The Arcadia Hotel fire occurred on December 3, 1913 in a flophouse on the corner of Washington and Laconia Streets in Boston's South End. The fire killed 28 persons, making it the deadliest in Boston at that time, passing the Great Boston Fire of 1872.
|Date||December 3, 1913|
|Time||Around 2:00 AM|
|Location||1202-1206 Washington Street, Boston, Massachusetts, U.S.|
|Cause||Ignition of garbage in closet above boiler|
The Arcadia Hotel was located at 1202-1206 Washington Street. It was a five story brick building with a saloon occupying the first floor and the top four floors were used as a low-priced rooming house for men. The hotel was part of the Lyons chain of lodging houses. The building was owned by Moses H. Gulesian. The sleeping areas on second and third floors were divided by walls of match-board sheathing which fell three feet short of the ceiling. The fourth had sleeping areas similar to the lower two floors as well bunk beds. The fifth floor was an open dormitory with bunk beds. According to the hotel register, 155 men were in the building that night.
Just after 2 a.m. on December 3, 1913 a fire started in the hotel's main stairwell. The fire quickly spread up the open stairwell, spreading smoke and flames to almost every floor. The fire cut off the stairs before those staying in the hotel could be warned. At 2:05 a.m. a man passing by the main entrance discovered the fire and pulled a nearby fire alarm call box. He returned to the doorway, but found it impossible to enter. The Boston Fire Department raised ladders to every floor and carried down lodgers as quickly as possible, many of whom were naked or in underclothes. Fire personnel, police officers, and citizens also stretched life nets, which allowed a number of men to leave the building safely. Lodgers on the fifth floor were able to escape by leaping or using planks to reach the roofs of neighboring buildings. All of the people who were able to escape did so within ten minutes. 28 men were killed in the blaze, 50 others were rushed to Boston City Hospital, four of whom were seriously injured.
There were eight investigations into the fire. A post-fire inspection of the building found that its heating plant was located in the cellar directly below the stairs and that there was no fire-proofing material between the dome of the boiler and the plastering over the laths of the stairway above it. Due to the extreme heat, the plaster had chipped away, exposing the laths. Investigators believed that the fire started in a garbage-filled closet directly above the boiler and below the first flight of stairs. Safety Engineering, which covered the fire in the December 1913 edition of the journal, cited the open stairway as the chief cause of death. If the stairway had been enclosed, the fire department would have been able to contain the fire to the first floor.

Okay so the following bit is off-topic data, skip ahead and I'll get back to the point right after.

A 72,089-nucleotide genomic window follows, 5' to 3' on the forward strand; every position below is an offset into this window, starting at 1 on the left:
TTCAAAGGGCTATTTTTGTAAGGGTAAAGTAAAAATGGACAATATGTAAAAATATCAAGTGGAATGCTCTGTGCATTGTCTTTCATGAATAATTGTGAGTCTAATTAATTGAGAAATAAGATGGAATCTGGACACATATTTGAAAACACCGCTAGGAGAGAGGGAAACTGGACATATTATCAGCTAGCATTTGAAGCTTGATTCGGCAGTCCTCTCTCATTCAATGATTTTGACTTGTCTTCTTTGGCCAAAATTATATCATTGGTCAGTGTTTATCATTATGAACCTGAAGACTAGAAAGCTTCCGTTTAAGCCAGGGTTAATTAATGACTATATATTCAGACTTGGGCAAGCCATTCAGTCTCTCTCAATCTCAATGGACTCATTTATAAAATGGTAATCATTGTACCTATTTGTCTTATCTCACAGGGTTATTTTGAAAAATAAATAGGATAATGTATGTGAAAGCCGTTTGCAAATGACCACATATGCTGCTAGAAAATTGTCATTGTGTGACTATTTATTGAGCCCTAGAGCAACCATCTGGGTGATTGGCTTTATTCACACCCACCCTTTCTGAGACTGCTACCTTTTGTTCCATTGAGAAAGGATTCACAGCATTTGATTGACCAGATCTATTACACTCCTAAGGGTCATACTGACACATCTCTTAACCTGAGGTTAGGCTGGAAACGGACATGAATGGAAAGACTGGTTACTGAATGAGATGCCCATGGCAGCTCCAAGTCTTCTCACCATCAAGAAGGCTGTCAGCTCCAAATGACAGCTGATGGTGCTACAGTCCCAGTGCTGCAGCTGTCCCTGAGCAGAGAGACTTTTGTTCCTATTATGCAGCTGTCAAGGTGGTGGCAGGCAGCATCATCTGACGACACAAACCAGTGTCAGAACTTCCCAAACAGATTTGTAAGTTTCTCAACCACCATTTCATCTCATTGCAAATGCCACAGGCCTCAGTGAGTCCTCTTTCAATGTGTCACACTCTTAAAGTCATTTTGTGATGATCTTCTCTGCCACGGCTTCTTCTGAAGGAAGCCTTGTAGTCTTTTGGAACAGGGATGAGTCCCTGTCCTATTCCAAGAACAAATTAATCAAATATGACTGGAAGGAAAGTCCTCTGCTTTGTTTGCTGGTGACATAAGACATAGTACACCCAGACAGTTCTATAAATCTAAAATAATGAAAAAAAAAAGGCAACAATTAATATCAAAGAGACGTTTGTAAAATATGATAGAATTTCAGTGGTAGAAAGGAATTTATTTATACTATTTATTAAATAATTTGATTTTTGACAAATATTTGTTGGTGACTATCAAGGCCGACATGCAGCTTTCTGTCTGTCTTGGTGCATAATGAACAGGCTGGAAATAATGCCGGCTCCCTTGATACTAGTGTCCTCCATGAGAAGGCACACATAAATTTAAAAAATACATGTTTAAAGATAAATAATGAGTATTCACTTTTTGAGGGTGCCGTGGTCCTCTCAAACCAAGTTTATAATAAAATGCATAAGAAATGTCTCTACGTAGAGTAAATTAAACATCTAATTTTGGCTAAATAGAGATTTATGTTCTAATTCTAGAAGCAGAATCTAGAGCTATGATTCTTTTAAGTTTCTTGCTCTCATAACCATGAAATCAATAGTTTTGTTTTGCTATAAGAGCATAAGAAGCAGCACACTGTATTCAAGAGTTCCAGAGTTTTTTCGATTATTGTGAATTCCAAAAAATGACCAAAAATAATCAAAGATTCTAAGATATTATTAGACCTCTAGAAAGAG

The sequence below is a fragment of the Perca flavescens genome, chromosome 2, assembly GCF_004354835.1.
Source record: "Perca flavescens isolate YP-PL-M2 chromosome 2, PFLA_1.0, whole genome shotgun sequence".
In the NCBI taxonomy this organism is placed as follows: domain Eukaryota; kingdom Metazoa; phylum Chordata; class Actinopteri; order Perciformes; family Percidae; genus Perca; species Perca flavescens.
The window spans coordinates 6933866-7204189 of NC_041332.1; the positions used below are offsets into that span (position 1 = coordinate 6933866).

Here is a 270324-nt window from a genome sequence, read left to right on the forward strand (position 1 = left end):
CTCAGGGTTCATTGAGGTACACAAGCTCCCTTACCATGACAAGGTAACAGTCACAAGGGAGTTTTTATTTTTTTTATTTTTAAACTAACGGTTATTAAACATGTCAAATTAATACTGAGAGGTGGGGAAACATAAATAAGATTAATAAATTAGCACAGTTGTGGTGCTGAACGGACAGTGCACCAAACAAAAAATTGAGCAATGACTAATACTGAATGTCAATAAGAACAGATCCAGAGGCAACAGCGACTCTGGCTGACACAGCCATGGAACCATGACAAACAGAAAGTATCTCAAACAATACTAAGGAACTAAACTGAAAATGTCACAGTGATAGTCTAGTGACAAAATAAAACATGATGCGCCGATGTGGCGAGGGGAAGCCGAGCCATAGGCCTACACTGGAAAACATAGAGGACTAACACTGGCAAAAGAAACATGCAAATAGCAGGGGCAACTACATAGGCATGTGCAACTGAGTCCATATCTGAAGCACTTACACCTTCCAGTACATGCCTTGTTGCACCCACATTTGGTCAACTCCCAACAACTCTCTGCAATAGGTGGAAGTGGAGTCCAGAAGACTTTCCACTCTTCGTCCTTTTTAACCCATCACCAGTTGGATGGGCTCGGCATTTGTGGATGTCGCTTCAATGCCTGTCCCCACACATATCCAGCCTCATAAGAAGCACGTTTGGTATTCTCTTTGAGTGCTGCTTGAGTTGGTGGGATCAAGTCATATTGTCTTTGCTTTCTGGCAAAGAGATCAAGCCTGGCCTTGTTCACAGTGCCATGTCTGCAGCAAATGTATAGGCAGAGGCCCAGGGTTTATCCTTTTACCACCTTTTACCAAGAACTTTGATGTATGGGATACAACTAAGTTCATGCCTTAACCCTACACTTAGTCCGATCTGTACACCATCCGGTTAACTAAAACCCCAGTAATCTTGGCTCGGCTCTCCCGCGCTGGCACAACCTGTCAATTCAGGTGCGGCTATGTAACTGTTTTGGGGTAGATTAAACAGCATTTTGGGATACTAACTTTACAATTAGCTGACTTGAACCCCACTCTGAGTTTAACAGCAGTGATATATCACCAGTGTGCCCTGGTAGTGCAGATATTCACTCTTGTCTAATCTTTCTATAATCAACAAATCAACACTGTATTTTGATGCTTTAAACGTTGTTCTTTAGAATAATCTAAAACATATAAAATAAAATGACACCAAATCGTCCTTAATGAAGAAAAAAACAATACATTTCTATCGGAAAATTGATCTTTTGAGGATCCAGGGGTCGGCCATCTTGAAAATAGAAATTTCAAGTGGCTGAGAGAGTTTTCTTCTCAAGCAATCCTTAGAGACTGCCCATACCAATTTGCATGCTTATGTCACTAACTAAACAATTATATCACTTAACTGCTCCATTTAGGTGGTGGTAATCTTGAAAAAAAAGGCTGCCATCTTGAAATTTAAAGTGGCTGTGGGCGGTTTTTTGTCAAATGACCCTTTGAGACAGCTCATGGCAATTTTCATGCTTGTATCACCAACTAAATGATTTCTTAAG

The owner of the building had been ordered on October 24, 1913 to provide additional fire escapes, however the building commissioner did not enforce the order and by the time of the fire they had not been provided. On the front wall of every floor, red lights illuminated the words "fire escape" and arrows pointing north and south. However these arrows did not lead to the building's fire escape, but rather to two windows - one facing Washington Street and the other facing Laconia Street. These arrows lured desperate lodgers into a trap and many leapt out of the windows, which killed two and seriously injured many others. The fire escape was located on the east-end of the building. On the second and third floors, rooms that allowed for fire escape access were kept locked by lodgers, which meant that they could only be accessed on these floors through the bathroom window.
Although state law required lodging houses to have fire extinguishers, the fact that none were used led investigators to believe that there were none in the hotel. The building also lacked a fire sprinkler system, which, according to Safety Engineering, "would have put out the fire with less water than a barrel will hold". The Boston American cited the lack of a fire extinguisher and sprinkler system "which are cheap and handy enough to have in any building" as a "real cause" of the 28 deaths. There was a manual fire alarm system in the Arcadia; however, it was not used on the night of the fire. According to Safety Engineering, if the building had an automatic fire alarm system, the fire would have been discovered almost immediately.
Lodging houses at this time were not required to have a fire alarm box in them. This caused precious time to be spent running to a street box.
- "Record Toll in Fire Victims" (PDF). The Boston Daily Globe. December 4, 1913. Retrieved 21 November 2021.
- "At Least 25 Dead in Fire" (PDF). The Boston Daily Globe. December 3, 1913. Retrieved 21 November 2021.
- "Boston's Lodging House Holocaust". Safety Engineering. Deadliest American Disasters and Large-Loss-of-Life Events. 26 (6): 425–428. December 1913. Retrieved 21 November 2021.
- Carberry, John W. (December 4, 1913). "Boston Staggered at the Horror of Arcadia Hotel Fire Disaster" (PDF). The Boston Daily Globe. Retrieved 21 November 2021.
- "Grand Jury Visits Scene" (PDF). The Boston Daily Globe. December 4, 1913. Retrieved 21 November 2021.